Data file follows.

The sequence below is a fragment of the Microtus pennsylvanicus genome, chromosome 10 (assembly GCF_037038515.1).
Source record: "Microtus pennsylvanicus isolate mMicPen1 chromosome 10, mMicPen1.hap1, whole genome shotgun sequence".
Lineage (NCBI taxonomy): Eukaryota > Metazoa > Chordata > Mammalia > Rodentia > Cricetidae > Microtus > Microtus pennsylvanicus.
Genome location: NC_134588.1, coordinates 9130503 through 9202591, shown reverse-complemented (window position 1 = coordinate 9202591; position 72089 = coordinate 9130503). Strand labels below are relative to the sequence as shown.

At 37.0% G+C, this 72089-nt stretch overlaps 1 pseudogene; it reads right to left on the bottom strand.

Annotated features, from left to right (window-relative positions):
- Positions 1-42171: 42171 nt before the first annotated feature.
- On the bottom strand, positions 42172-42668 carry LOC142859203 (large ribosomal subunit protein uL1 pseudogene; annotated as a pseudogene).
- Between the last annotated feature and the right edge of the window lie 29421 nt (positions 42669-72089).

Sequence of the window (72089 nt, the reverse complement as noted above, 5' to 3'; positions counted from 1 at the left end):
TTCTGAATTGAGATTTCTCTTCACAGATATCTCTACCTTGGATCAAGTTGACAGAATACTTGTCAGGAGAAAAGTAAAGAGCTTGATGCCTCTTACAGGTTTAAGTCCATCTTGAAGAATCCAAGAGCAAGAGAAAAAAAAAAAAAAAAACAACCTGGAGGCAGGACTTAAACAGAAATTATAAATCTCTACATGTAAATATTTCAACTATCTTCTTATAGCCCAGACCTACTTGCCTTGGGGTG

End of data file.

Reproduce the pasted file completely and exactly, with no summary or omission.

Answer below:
The sequence below is a fragment of the Microtus pennsylvanicus genome, chromosome 10 (assembly GCF_037038515.1).
Source record: "Microtus pennsylvanicus isolate mMicPen1 chromosome 10, mMicPen1.hap1, whole genome shotgun sequence".
Lineage (NCBI taxonomy): Eukaryota > Metazoa > Chordata > Mammalia > Rodentia > Cricetidae > Microtus > Microtus pennsylvanicus.
Genome location: NC_134588.1, coordinates 9130503 through 9202591, shown reverse-complemented (window position 1 = coordinate 9202591; position 72089 = coordinate 9130503). Strand labels below are relative to the sequence as shown.

At 37.0% G+C, this 72089-nt stretch overlaps 1 pseudogene; it reads right to left on the bottom strand.

Annotated features, from left to right (window-relative positions):
- Positions 1-42171: 42171 nt before the first annotated feature.
- On the bottom strand, positions 42172-42668 carry LOC142859203 (large ribosomal subunit protein uL1 pseudogene; annotated as a pseudogene).
- Between the last annotated feature and the right edge of the window lie 29421 nt (positions 42669-72089).

Sequence of the window (72089 nt, the reverse complement as noted above, 5' to 3'; positions counted from 1 at the left end):
TTCTGAATTGAGATTTCTCTTCACAGATATCTCTACCTTGGATCAAGTTGACAGAATACTTGTCAGGAGAAAAGTAAAGAGCTTGATGCCTCTTACAGGTTTAAGTCCATCTTGAAGAATCCAAGAGCAAGAGAAAAAAAAAAAAAAAAACAACCTGGAGGCAGGACTTAAACAGAAATTATAAATCTCTACATGTAAATATTTCAACTATCTTCTTATAGCCCAGACCTACTTGCCTTGGGGTG